The 3rd post in an ongoing series about attending a “conservative led” church as a “liberal”.
I am really enjoying the liturgy in the Church of England we are attending. It’s something I found missing in other churches. For me, using liturgy helps me to find my role in the unfolding story of God. There is a flow and a rhythm to the service. We explicitly hear each week of the work that Jesus did in on the cross. It’s important to be reminded of that.
But it also leaves me asking the question, “is that all the gospel is?”
Each week we hear that we are sinful people, heading for hell but because of the cross we are rescued and get to go to heaven.
I’m not against that reading of the gospel. But I don’t think that serves up the whole picture of the gospel. I don’t think that covers everything that’s going on.
This reading reduces everything to a binary transaction. We are the problem, Jesus is the solution.
What of the creation narrative, the Abrahamic covenant, the mosaic covenant? What about the life of Jesus? What about our lives, right here, right now?
None of this matters if we hold to this basic view of the gospel.
Being a “liberal”, I don’t believe that the sole point of the gospel is for Jesus to rescue us from hell and take us to heaven. For me the gospel is the reconciliation of all things. It is freedom from oppression and injustice. It is longing for the Kingdom to come and for Gods will to be done on earth (Familiar words aren’t they?”
I believe that I am saved from something but also saved for something. I am to be a blessing to all people. I have to hold out and hold on to the living word. I care about this world, and its inhabitants, as I believe God cares about it.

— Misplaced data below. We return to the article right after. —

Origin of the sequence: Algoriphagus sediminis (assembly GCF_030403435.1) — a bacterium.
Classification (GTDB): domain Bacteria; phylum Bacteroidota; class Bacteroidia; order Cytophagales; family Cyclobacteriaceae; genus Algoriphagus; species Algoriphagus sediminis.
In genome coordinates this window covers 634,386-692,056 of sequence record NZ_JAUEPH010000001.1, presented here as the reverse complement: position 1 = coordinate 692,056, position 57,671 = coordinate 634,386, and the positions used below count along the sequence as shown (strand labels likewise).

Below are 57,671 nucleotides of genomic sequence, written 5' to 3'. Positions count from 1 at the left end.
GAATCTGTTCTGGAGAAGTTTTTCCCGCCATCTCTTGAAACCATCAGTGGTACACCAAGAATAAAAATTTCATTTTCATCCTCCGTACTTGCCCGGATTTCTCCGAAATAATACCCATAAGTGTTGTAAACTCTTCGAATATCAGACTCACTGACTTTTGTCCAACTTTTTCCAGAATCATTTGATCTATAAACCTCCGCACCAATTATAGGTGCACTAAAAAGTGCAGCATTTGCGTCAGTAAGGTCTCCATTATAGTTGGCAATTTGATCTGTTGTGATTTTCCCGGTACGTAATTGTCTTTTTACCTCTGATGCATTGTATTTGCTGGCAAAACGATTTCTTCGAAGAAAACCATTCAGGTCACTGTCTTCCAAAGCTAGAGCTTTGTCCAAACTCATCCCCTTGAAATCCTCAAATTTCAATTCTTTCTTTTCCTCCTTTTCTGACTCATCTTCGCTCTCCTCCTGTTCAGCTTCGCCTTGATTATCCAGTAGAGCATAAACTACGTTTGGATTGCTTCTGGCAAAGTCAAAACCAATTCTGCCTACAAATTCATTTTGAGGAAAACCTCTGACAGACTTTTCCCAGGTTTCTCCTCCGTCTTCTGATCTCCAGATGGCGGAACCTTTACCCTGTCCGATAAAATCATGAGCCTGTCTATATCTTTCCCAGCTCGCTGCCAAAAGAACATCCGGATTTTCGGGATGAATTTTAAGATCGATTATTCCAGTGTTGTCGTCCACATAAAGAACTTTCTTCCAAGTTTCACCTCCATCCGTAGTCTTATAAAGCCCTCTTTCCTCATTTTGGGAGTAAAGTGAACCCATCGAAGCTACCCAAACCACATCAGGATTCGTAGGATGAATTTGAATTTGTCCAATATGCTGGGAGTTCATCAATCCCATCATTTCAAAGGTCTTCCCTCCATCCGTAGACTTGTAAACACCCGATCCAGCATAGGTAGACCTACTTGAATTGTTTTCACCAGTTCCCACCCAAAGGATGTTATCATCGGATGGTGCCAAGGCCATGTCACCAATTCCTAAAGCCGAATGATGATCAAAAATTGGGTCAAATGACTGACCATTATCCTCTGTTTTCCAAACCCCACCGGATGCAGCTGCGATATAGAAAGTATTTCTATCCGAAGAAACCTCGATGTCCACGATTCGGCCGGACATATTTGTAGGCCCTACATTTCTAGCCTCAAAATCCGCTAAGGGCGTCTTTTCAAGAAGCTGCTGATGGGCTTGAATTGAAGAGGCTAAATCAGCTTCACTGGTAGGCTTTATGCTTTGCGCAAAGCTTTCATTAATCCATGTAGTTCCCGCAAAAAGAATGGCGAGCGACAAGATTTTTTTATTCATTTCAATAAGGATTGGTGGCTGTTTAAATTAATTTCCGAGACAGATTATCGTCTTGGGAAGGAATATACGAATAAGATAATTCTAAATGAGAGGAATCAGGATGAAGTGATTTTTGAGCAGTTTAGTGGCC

The gospel is the proclamation that, through the Son, a new world order is breaking out in the midst of the old one. The gospel challenges us to be heaven bringers rather than heaven goers.
So yes, I believe that through the cross we have been ransomed, rescued and redeemed.
But that’s just part of the picture.
- A liberal undercover (smoorns.wordpress.com)
“Let your yes mean yes, and your no mean no. Anything more than this comes from the evil one.” Matthew 5:37
Odd words I’ve always thought. Until recently.
Here is our three year old (four tomorrow!) son, Owen. He, like I imagine most pre-schoolers is incredibly inquisitive.
Yesterday he asked me if he could play the PS3. I told him that maybe he could play it after lunch. He replied, “Yes or no daddy. Yes or no?“.
Maybe is not a word he understands. Or perhaps its a word he doesn’t want to understand. He wants a yes or no answer. He wants assurance either way. It made me realize that I use ‘maybe’ a lot.
For me, using the word ‘maybe’ is a way of saying ‘no’ without actually saying it. It’s like I dance around the word ‘no’ but feel better because I’m not actually telling my son that he can’t do something. Even though that’s what I am really getting at.
Saying ‘maybe’ is not telling the truth. Jesus declares the devil to be the father of lies. So saying anything other than ‘yes’ or ‘no’ does come from him.
We beat around the bush too often. We’re not honest with people enough. About anything.
My son has taught me that I should be. If I’m not going to let him do something, I need to tell him that. I need to show him that being honest is important. That being honest is a virtue we should all ascribe to.
In the youth work I do, I should be honest when young people ask me if we’re going to do this or that. I shouldn’t say ‘maybe’. Because ‘maybe’ isn’t really saying anything to them. It might make me feel better but I that’s not what it’s about.
Let’s get rid of the maybes in this world and start saying what we really mean. Let our yes mean yes and our no mean no.